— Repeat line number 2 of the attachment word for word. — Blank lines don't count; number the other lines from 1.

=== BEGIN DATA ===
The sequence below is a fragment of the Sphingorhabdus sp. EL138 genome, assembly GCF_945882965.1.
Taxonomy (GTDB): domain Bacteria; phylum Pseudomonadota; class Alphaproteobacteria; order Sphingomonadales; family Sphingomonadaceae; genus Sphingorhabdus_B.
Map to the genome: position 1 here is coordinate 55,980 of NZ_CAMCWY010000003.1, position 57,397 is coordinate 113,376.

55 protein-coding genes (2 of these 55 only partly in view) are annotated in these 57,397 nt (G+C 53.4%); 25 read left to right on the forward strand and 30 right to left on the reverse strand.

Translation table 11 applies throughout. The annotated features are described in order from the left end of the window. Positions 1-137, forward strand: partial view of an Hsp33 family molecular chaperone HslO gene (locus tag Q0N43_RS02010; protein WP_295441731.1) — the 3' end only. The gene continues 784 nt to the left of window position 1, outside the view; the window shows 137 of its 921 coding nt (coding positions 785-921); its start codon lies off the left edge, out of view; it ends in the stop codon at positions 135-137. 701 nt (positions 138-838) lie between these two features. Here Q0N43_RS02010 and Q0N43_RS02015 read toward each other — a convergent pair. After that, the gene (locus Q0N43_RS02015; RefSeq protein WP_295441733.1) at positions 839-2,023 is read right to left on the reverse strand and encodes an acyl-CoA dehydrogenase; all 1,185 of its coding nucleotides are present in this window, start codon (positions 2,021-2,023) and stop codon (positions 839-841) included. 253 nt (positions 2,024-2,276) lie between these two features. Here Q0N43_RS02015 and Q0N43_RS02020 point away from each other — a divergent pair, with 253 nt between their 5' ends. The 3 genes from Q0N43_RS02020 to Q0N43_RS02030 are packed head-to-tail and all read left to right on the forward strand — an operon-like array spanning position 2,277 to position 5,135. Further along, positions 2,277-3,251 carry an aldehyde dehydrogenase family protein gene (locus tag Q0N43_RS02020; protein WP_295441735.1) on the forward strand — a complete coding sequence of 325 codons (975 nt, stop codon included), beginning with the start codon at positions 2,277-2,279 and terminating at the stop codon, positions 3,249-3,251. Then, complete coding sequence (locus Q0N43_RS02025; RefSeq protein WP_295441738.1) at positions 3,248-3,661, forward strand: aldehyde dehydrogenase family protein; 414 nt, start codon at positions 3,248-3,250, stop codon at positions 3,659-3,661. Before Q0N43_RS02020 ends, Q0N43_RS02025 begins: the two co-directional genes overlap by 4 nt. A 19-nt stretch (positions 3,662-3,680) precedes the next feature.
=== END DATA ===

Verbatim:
Taxonomy (GTDB): domain Bacteria; phylum Pseudomonadota; class Alphaproteobacteria; order Sphingomonadales; family Sphingomonadaceae; genus Sphingorhabdus_B.